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This year, The Lawyer’s annual ranking of the largest UK law firms by turnover is available as an interactive, digital benchmarking tool. For the first time this will allow you to manipulate each data set against the metrics of your choice.
The Lawyer can reveal that Lovells' turnover has rocketed by 20 per cent to £390m over the last financial year as part of our initial findings on City firms' revenues for 2002-03.
Lovells' amazing revenue hike cannot be attributed to its mergers in Paris and Amsterdam, which were concluded at the end of the 2001-02 financial year.
The Lawyer understands that fees generated by Lovells' corporate department grew by 25 per cent.
Allen & Overy's (A&O) turnover figure translates to exactly $1bn (£622.2m).
A&O's figures represent an overall growth of 7 per cent and the firm is understood to have had a strong year across the board. The firm billed a reported £55m for its work on the Marconi restructuring.
Herbert Smith, which saw its turnover rise by 7.5 per cent on 2001-02, has made at least £7m in fees acting for TXU joint administrator Ernst & Young, and has also billed millions this year for its work on the Carnival-P&O Princess deal.
Mirroring the stale economy, Clifford Chance, the world's largest law firm, achieved gross fees in 2002-03 that were around the same as they were the year before, as did CMS Cameron McKenna.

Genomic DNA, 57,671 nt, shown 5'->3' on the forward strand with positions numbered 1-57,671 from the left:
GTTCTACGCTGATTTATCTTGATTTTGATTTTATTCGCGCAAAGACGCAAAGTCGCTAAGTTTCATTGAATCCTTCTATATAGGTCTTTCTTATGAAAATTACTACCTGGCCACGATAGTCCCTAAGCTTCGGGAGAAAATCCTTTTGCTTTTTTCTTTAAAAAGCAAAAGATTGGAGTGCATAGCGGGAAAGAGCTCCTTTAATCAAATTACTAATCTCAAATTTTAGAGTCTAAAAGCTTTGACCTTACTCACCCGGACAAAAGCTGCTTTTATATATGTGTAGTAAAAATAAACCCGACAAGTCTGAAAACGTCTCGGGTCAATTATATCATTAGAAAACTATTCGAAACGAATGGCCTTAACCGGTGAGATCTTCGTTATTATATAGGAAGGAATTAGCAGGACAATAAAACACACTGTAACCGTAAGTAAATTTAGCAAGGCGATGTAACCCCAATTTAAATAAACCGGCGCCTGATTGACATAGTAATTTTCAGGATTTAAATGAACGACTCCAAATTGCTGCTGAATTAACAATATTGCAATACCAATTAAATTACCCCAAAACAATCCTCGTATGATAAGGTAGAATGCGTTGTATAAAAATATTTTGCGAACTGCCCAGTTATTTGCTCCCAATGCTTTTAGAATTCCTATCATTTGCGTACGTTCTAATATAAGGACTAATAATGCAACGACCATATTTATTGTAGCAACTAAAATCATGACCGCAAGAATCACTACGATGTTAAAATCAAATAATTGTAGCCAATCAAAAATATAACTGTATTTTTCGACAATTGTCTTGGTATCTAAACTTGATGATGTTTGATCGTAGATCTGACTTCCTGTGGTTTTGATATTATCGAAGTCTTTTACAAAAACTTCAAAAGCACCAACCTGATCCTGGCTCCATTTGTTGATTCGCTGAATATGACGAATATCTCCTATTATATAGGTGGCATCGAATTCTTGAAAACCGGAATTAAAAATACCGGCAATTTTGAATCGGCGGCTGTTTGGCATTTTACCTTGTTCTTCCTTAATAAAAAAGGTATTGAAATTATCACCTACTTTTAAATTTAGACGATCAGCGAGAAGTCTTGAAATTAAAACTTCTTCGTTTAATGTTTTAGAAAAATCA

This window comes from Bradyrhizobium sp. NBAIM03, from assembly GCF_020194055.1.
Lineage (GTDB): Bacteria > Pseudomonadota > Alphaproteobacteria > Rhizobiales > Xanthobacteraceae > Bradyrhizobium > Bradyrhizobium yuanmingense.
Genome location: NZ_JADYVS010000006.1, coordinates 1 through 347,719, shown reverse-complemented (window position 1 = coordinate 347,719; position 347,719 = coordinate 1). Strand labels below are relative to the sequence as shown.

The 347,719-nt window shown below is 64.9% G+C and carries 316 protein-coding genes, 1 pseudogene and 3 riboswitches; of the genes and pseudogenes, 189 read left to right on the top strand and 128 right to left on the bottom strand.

However, both firms managed to increase in revenue per lawyer: CC to £339,000 and Camerons to an impresive £313,000. Freshfields Bruckhaus Deringer's turn-over grew by some 8 per cent on the previous year's, but revenue per partner remained flat at £1.5m.
Just as these revenue figures are preliminary, it is also too early for the majority of the City firms to have finalised their profit figures. It is generally expected that most City firms will release disappointing profits this year, with a large number showing a downward trend on 2001-02.
Law firm turnover 2002-03
No of partners
Revenue per partner (£m)
Revenue per lawyer (£K)
Allen & Overy
CMS Cameron McKenna
*This figure includes all partners but excludes trainees, paralegals and professional support lawyers. Some firms include legal consultants in this figure, depending on their roles. Source: The Lawyer